After my first visit to Szentgerice in the fall of 1990, I traveled to Romania from Budapest by train many times, usually with a small group of friends from the Unitarian Universalist Congregation of Fairfax. One of these trips, taken sometime in the summer during the mid 1990s, stands out particularly in my memory. Rita and I were joined by about eight friends to visit our Transylvanian partner congregation to bring them ― aside from our friendship ― much-needed medicines and other material assistance. The only express train from Hungary to Romania was the Claudiopolis, which left Budapest at noon and arrived in Marosvásárhely at around 11 pm (a 10-hour ride, considering the crossing into the Eastern European time zone at the border). All the cars on this train were vintage Romanian manufacture. They were worn out by age, besides being dirty and neglected ― particularly visiting the lavatory was a most disgusting experience. We traveled first class, as always, which helped cut down on the population density in the car's corridor outside of our compartment. This was an important consideration, because almost everyone is a smoker in that part of the world, and even though we traveled in a compartment restricted to non-smokers, smoking was allowed everywhere in the corridors. And heavy smoke engulfing the corridor would unavoidably penetrate into the passenger compartment, through the insufficiently sealed sliding door.
Rita and I used the leisurely time we had on the train to write picture postcards to family and friends back home in the States, and some of our traveling companions did the same. We only had Hungarian postage stamps, and so it was important to mail the cards while we were still in Hungary. Therefore, I asked the conductor if there was a mailbox within easy reach before we reached the border. He said that there was no problem, because the train would be standing and waiting for ten minutes at the railroad station of Püspökladány, and there was a mailbox right adjacent to the station building. As we were in the first car behind the locomotive, we traveled quite a distance past the station building on our left before the train came to a complete halt. But I was in good physical shape and was wearing my running shoes and comfortable clothes; therefore, I could not imagine any problem with jogging to the building and making it back to our car within about five minutes ― let alone ten minutes. But just as I was about to reach the mailbox at the far end of the building, I almost froze in my track by the characteristic chime announcing our train's imminent departure. The announcement through the loudspeaker confirmed that this was the last chance to board the train, and it was unmistakenly my train, because there was only one train standing on the tracks. As I was frantically sprinting now towards the mailbox to drop the postcards, I tripped over some bump in the pavement and bruised my elbows and knees quite badly. Not only my blood, but my adrenaline, too, was flowing. At this point, I was near the tail end of the train and watched with consternation as the conductor was boarding the train and beginning to close the door. I was out of breath and just made it in time to jump up on the first step, as the conductor gave me an assist with his outstretched hand. I uttered a sigh of relief as I was inside the train when the door closed.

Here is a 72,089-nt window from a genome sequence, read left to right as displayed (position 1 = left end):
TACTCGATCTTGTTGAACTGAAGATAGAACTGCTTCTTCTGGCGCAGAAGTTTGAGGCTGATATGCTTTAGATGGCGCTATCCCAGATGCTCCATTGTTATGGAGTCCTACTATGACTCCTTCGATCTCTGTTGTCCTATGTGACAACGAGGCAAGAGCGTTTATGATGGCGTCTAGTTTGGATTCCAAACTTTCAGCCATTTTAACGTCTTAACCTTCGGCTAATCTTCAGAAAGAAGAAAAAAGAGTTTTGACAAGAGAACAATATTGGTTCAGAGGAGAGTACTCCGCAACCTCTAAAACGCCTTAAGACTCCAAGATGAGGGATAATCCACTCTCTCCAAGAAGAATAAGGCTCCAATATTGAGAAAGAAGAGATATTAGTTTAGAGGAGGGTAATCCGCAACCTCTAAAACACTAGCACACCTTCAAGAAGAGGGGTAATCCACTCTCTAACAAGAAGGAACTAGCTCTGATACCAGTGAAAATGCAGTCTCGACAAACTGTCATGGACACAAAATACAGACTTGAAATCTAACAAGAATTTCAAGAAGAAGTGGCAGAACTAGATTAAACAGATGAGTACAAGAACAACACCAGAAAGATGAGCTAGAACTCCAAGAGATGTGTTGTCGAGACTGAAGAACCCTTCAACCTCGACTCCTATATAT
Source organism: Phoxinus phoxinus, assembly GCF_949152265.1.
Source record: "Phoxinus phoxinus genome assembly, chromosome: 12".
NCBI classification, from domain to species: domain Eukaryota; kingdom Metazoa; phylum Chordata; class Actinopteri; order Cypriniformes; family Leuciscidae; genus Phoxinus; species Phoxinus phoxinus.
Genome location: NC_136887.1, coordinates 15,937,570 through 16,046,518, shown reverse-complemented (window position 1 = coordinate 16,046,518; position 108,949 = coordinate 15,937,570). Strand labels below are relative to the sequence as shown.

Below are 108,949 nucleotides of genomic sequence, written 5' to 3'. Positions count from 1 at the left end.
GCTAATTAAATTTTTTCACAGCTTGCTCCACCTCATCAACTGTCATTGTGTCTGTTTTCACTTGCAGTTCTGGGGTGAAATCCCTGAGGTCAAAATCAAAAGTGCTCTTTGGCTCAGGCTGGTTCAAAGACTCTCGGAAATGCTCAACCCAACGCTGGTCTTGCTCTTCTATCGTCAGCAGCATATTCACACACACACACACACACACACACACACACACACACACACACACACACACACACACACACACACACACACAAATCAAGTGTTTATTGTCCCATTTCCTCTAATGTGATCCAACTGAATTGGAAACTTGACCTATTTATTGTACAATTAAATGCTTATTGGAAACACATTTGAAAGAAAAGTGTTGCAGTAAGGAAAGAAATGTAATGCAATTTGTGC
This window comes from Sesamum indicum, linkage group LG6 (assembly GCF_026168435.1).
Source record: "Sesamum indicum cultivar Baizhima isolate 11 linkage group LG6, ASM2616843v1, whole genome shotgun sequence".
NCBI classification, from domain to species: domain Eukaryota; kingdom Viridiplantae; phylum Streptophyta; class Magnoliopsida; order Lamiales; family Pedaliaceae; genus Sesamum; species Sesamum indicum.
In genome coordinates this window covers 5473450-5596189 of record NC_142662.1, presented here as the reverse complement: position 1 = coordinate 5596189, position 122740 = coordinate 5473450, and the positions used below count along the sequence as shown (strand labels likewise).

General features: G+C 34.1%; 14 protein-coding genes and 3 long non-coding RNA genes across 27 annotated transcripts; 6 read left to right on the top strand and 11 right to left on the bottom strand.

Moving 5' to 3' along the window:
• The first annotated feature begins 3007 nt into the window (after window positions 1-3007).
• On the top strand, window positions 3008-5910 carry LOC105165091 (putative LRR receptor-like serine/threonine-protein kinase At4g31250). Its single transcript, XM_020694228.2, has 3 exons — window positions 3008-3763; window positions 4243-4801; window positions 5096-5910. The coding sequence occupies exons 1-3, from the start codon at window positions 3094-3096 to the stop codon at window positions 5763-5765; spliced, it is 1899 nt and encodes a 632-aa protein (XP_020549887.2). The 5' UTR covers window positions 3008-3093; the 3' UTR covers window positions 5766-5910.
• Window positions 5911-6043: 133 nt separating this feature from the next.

My sigh of relief dissipated instantly when the train started to move in the opposite direction. My new Hungarian fellow passengers explained what had happened. As soon as the daily train to Romania arrives at the railroad station of Püspökladány, it is split into two sections. The front section proceeds within ten minutes to the Hungarian border station of Biharkeresztes and then to Romania. The tail section in which I now found myself takes off immediately and heads in a northerly direction to the city of Debrecen. Fortunately it was I who stepped off the train to mail the postcards and not one of my non-Hungarian-speaking traveling companions, because I was able to size up the situation right away and take action. In the eastern part of Hungary the distances between towns are large, and therefore the train traveled quite a bit before I could get off at Hajdúszoboszló. There, I was lucky to find a taxi that would take me for the approximately 45-minute ride to the border station of Biharkeresztes, where the customs officials would hopefully still be preoccupied with checking out the passengers before letting the train proceed to Romania. I was also lucky to have worn my money belt, because without a demonstration of fiscal solvency I might have had problems to talk the driver into taking me on such a long taxi ride. As we were speeding through the seemingly unending beautiful wheat fields of eastern Hungary, my heart was pounding and I had sweaty palms, because not catching up with the train would result in an extremely problematic situation. Since my passport remained with Rita on the train, I would not be able to follow her and our friends into Romania, and staying behind would also create extraordinary challenges because the only things I had with me were the clothes that I was wearing.